ory [12], long-term memory theory [13], theory of working
memory [14], or template theory [15]. The template theory
was applied to blindfold chess game [16] and it seems to
be a unifying theory that can explain the mental processes
investigated.
C. Blind People and Visuospatial Images
Even though congenitally blind people are not accustomed
to use visual stimuli they are able to generate visuospatial
images [17]. Thus, they can learn to efficiently play chess,
although only with access to proper learning materials (Braille
script textbooks or accessible chessboard).
D. Haptic vs. Visual Space Coding
Although there are clear similarities of space representa-
tion, like non-Euclidean and egocentric nature [18], the study
of Newell et al. [19] shows that the visual and haptic repre-
sentation of space are not directly compatible. The difference
however cannot be explained by holistic (visual) versus serial
(haptic) encoding of the space. It also shows that haptic
representation may have some associated verbal coding.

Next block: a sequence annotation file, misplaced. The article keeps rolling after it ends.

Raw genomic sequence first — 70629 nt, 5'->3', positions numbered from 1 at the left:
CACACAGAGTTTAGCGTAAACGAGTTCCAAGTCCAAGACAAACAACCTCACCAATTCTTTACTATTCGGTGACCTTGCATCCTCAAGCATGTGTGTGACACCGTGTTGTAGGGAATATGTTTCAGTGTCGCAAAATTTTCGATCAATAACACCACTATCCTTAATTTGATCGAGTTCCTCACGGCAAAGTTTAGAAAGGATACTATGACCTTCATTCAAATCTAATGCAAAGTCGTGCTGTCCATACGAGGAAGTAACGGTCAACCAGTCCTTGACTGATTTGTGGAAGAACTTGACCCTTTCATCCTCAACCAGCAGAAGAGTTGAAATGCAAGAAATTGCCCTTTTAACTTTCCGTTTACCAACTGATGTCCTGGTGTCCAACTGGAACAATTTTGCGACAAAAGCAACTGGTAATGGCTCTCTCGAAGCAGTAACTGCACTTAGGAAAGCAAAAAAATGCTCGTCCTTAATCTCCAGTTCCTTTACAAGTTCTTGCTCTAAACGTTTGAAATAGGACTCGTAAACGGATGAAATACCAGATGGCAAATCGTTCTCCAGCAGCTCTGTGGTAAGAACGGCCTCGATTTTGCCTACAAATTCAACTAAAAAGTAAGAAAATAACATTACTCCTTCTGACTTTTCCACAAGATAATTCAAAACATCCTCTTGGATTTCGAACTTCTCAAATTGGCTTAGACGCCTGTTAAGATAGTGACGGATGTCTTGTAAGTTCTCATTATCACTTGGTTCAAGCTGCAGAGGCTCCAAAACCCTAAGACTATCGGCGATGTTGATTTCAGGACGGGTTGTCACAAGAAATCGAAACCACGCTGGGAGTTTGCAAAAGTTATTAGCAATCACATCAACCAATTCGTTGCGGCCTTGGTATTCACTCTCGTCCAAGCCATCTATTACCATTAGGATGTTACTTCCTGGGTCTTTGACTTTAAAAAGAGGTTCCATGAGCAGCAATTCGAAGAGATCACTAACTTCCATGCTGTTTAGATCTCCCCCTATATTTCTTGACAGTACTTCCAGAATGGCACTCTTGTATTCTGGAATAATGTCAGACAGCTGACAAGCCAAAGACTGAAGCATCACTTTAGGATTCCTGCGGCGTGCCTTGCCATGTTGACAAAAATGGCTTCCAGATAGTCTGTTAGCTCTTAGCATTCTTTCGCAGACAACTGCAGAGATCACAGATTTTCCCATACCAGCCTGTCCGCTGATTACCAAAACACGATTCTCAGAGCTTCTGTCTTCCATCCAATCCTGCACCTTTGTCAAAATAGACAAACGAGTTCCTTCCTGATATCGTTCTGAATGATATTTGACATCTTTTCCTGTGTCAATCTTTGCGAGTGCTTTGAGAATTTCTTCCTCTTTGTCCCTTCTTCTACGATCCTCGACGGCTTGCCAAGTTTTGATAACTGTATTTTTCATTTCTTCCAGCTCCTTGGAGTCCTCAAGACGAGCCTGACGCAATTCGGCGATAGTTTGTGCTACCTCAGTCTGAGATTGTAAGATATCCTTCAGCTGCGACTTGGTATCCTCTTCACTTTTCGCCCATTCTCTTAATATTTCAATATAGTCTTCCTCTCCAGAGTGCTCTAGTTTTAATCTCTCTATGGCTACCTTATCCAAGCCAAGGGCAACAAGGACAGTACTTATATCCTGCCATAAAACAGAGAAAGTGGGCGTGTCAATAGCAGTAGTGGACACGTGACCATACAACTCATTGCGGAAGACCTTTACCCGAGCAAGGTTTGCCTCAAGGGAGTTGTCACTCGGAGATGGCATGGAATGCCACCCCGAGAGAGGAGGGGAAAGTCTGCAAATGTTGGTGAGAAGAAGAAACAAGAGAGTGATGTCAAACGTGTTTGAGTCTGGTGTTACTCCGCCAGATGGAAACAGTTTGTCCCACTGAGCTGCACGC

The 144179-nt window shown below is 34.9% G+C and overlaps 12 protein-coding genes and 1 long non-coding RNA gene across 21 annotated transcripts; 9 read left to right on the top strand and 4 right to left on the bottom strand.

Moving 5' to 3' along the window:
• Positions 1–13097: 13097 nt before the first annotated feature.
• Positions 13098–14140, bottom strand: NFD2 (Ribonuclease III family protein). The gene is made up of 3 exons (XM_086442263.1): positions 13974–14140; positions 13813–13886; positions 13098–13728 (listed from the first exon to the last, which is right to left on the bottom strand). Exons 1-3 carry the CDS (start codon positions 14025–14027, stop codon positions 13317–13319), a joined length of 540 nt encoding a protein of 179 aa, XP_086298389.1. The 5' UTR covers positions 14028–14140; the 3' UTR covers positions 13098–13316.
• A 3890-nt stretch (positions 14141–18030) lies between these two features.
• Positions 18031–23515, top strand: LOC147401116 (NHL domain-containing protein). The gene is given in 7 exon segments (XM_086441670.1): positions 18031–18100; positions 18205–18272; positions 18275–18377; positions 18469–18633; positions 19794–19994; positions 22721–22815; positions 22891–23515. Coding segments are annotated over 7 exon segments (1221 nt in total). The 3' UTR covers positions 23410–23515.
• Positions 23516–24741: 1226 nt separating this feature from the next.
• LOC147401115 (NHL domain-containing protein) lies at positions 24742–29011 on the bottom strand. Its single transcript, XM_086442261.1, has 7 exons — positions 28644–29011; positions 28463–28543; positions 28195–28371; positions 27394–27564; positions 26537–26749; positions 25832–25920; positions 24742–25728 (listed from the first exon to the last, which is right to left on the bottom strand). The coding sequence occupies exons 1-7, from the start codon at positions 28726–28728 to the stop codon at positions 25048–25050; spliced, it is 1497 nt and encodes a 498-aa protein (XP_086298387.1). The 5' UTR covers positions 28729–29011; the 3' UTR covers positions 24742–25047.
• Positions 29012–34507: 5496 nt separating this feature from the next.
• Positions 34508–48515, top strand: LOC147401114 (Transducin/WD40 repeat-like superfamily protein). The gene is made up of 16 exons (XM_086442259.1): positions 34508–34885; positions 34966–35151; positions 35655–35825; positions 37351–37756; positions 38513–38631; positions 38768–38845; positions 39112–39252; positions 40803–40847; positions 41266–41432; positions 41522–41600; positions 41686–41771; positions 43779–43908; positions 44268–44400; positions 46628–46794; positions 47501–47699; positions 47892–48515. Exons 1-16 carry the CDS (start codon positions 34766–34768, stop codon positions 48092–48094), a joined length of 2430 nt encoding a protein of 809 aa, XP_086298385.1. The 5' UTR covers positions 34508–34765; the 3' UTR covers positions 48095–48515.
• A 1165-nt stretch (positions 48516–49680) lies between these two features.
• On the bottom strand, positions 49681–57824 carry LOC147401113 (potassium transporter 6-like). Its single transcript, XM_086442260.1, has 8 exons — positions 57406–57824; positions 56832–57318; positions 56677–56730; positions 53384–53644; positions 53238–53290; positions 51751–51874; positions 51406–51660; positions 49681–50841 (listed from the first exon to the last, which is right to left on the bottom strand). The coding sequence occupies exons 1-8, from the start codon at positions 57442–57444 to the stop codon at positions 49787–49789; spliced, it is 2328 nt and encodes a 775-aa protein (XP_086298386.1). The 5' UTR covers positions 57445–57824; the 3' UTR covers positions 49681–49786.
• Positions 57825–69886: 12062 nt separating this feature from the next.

III. USER STUDY
We conducted a user study in order to get deeper insights
into how blind persons start with chess play, their customs,
training for tournaments, note-taking during the play, imag-
ination of the chessboard, usage of accessibility aids, and
problems they encountered during tournaments.
A. Participants
Five visually impaired participants (all males) were re-
cruited via two methods: an e-mail leaflet sent to a chess clubs
uniting visually impaired players, and snowball technique. The
participants ranged from 40 to 70 years (mean = 51.40, SD =
13.33). Two participants had Category 4 visually impairment
(light perception), three participants had Category 5 visual
Participant Age Gender Category Onset Skills
P1 56 M 4 L expert
P2 72 M 5 L expert
P3 49 M 5 L advanced
P4 40 M 4 C intermediate
P5 40 M 5 C intermediate
TABLE I: List of participants, their age, gender, category of
impairment (4 – light perception, 5 – no light perception [20]),
and onset of impairment (C – congenitally blind, L – late
blind), and chess skills.